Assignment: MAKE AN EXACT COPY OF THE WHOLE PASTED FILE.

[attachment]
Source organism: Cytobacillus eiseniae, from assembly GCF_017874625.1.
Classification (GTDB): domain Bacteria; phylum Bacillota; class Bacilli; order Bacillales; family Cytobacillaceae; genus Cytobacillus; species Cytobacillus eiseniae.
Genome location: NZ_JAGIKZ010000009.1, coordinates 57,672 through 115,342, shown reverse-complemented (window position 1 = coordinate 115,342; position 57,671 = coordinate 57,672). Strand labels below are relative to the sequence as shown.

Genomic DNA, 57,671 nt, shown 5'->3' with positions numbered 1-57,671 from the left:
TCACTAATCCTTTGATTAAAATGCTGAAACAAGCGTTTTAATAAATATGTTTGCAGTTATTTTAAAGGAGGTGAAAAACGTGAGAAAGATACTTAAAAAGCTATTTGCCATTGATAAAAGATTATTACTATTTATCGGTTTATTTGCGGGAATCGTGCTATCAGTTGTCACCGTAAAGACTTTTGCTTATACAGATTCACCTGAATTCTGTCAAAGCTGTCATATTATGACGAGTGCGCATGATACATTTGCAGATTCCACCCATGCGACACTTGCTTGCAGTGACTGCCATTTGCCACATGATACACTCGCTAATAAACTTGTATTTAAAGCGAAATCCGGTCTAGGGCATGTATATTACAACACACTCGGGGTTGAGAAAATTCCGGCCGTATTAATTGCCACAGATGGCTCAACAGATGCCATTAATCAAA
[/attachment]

Source organism: Cytobacillus eiseniae, from assembly GCF_017874625.1.
Classification (GTDB): domain Bacteria; phylum Bacillota; class Bacilli; order Bacillales; family Cytobacillaceae; genus Cytobacillus; species Cytobacillus eiseniae.
Genome location: NZ_JAGIKZ010000009.1, coordinates 57,672 through 115,342, shown reverse-complemented (window position 1 = coordinate 115,342; position 57,671 = coordinate 57,672). Strand labels below are relative to the sequence as shown.

Genomic DNA, 57,671 nt, shown 5'->3' with positions numbered 1-57,671 from the left:
TCACTAATCCTTTGATTAAAATGCTGAAACAAGCGTTTTAATAAATATGTTTGCAGTTATTTTAAAGGAGGTGAAAAACGTGAGAAAGATACTTAAAAAGCTATTTGCCATTGATAAAAGATTATTACTATTTATCGGTTTATTTGCGGGAATCGTGCTATCAGTTGTCACCGTAAAGACTTTTGCTTATACAGATTCACCTGAATTCTGTCAAAGCTGTCATATTATGACGAGTGCGCATGATACATTTGCAGATTCCACCCATGCGACACTTGCTTGCAGTGACTGCCATTTGCCACATGATACACTCGCTAATAAACTTGTATTTAAAGCGAAATCCGGTCTAGGGCATGTATATTACAACACACTCGGGGTTGAGAAAATTCCGGCCGTATTAATTGCCACAGATGGCTCAACAGATGCCATTAATCAAA